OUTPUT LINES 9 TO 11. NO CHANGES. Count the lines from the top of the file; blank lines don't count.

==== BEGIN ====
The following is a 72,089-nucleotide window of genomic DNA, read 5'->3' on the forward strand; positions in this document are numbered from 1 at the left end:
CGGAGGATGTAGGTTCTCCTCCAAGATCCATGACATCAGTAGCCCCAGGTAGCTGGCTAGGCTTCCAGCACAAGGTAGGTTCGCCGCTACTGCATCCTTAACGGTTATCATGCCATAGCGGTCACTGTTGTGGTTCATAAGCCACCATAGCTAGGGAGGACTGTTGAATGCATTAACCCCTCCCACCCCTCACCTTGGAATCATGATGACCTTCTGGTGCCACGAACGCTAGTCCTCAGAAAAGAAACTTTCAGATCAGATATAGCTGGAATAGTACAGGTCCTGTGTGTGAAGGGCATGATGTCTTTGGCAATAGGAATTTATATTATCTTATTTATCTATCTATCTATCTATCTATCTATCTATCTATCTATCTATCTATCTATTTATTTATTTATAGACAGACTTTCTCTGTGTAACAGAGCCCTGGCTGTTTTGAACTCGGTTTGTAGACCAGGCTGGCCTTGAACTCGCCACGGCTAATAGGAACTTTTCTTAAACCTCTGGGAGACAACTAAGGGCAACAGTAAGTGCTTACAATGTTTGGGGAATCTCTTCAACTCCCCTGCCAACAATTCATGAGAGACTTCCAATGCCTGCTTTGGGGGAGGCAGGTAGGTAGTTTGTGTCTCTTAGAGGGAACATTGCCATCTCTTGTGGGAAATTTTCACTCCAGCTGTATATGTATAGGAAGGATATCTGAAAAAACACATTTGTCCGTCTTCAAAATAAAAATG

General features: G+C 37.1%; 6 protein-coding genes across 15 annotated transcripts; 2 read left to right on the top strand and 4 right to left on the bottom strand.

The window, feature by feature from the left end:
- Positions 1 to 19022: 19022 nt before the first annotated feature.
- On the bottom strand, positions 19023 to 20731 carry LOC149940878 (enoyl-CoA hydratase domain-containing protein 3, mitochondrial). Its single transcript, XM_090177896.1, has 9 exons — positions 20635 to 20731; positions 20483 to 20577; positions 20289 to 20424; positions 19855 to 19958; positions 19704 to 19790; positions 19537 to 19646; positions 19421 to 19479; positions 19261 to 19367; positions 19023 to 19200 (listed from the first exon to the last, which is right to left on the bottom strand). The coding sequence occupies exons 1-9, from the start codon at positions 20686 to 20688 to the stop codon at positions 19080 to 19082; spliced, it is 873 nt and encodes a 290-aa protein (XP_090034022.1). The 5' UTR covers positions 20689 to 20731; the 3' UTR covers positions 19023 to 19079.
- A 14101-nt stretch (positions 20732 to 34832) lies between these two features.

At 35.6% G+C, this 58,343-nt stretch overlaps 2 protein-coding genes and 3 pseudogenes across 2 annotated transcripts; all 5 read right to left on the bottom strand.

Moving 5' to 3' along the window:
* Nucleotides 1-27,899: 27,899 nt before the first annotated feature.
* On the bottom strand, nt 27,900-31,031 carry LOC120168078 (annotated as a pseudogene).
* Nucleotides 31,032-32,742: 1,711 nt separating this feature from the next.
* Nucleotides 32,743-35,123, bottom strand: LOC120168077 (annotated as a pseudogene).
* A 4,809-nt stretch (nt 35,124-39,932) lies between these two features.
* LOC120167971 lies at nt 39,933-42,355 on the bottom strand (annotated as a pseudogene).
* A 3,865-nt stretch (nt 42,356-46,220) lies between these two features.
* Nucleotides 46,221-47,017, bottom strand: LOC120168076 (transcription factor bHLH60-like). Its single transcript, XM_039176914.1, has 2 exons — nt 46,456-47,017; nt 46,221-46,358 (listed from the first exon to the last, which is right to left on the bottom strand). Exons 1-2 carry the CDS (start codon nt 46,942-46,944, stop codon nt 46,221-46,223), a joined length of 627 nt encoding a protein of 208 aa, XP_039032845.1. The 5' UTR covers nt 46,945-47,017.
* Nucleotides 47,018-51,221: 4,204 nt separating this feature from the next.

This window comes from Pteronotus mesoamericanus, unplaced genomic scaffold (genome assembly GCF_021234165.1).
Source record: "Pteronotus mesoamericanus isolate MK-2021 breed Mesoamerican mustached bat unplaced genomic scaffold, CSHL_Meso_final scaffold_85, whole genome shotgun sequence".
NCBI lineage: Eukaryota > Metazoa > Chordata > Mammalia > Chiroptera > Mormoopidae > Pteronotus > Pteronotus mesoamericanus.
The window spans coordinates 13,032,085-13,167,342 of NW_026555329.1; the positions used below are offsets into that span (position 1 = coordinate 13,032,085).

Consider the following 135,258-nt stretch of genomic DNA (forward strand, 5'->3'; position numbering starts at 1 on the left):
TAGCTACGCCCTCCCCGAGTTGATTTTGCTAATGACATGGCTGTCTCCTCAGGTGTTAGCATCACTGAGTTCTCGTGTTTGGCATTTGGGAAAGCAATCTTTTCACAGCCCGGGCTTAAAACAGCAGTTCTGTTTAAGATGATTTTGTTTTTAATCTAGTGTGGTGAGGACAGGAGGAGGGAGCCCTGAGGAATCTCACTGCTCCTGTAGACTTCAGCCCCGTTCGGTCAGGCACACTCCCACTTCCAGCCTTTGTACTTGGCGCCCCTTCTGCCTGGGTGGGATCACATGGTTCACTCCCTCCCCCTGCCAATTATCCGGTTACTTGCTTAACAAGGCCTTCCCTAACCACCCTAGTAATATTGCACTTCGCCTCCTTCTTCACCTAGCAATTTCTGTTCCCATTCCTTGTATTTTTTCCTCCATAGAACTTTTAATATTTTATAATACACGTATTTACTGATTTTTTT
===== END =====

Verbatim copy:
Moving 5' to 3' along the window:
* Nucleotides 1-27,899: 27,899 nt before the first annotated feature.
* On the bottom strand, nt 27,900-31,031 carry LOC120168078 (annotated as a pseudogene).